An avid watcher of Masterchef, Id heard of sumac but assumed it to be some sort of spice blend. I was wrong; apparently sumac is a single spice, derived from any one of 30+ species of the rhus genus or Anacardiaceae family. (I’m not a lot wiser but here’s a picture of one of them).
Daughter bought me a copy of one of my favourite magazines, Delicious, and in it I found a recipe for Chicken Musakhan, a dish which originates from Palestine. I had all the ingredients to hand except for sumac. It wasn’t difficult to find (Tesco World Foods section £1.50) so perhaps less exotic that I’d thought. It smelt deliciously citrusy.
The chicken was marinated overnight in a mixture of olive oil, lemon juice and four teaspoons of sumac. Four teaspoons!! Clearly this didn’t have the same pungency as chilli! The following evening two pitta breads (the recipe suggests either these or flatbreads) were generously spread with sliced red onions that had been sautéed in a little oil and yet more sumac. Once cooked, the chicken was laid on top. The only bit of the recipe missed out was the few pine nuts sprinkled on top.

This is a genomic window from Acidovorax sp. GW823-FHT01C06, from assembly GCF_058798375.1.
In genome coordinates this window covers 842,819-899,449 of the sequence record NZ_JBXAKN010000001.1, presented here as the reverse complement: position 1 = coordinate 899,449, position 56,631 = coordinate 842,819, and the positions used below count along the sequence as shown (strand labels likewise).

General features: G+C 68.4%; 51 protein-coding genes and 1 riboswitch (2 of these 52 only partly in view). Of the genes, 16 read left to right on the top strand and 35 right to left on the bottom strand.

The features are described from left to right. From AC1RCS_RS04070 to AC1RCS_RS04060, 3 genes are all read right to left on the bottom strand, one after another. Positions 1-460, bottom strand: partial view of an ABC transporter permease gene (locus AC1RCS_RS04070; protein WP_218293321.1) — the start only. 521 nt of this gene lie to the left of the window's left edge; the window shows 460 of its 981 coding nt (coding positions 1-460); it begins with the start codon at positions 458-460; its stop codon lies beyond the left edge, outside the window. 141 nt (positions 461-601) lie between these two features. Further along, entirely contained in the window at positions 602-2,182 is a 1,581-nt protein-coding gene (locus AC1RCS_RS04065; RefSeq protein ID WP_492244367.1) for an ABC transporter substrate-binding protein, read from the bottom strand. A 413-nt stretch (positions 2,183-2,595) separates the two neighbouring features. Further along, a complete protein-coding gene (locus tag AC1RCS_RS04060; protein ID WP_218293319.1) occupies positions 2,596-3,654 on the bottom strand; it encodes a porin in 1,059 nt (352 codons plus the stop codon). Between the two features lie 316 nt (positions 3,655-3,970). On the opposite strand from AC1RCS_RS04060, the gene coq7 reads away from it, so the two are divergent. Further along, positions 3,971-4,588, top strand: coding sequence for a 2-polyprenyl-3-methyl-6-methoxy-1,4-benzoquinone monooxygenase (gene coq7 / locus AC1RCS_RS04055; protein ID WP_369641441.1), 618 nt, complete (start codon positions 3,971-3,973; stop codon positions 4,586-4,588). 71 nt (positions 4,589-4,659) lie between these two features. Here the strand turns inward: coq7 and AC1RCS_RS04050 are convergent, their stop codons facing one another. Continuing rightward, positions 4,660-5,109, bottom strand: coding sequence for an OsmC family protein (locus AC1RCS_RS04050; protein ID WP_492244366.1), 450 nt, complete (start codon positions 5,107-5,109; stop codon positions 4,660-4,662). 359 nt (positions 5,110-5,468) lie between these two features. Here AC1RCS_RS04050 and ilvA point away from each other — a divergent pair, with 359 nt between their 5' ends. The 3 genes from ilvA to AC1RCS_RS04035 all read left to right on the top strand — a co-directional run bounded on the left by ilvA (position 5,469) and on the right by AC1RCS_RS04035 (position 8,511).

The suggestion was to serve with a cucumber and parsley salad but not keen on parsley, I mixed chopped cucumber with some edamame beans. It looked like this:
It tasted like … … … chicken on top of onion on top of pitta bread . What a disappointment! Sumac must be one of the mildest spices available. The chicken had absorbed a slight lemon taste but that was probably from the lemon juice in which it had been marinated for twenty four hours. The sumac barely added anything to the dish. Have you eaten anything flavoured with sumac, or had experience of using it in cooking?
NB: Should you ever find yourself in the position of foraging for sumac, remember that some sumac species are poisonous but culinary sumac is easily identifiable by its red bulbs. Don’t touch the white sumac bulbs. If you’re tempted to buy it, best do so from a reputable retailer!